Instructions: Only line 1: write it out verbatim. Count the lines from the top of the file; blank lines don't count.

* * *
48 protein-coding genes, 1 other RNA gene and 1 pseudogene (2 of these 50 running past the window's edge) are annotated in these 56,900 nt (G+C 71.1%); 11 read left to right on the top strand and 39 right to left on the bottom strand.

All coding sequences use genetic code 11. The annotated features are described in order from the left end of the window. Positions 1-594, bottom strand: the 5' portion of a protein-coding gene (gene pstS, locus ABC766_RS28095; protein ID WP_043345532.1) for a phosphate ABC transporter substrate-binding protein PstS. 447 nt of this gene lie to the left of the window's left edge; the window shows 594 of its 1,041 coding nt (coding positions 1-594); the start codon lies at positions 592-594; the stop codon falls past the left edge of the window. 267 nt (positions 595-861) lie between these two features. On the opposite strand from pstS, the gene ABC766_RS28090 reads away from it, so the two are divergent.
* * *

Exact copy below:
48 protein-coding genes, 1 other RNA gene and 1 pseudogene (2 of these 50 running past the window's edge) are annotated in these 56,900 nt (G+C 71.1%); 11 read left to right on the top strand and 39 right to left on the bottom strand.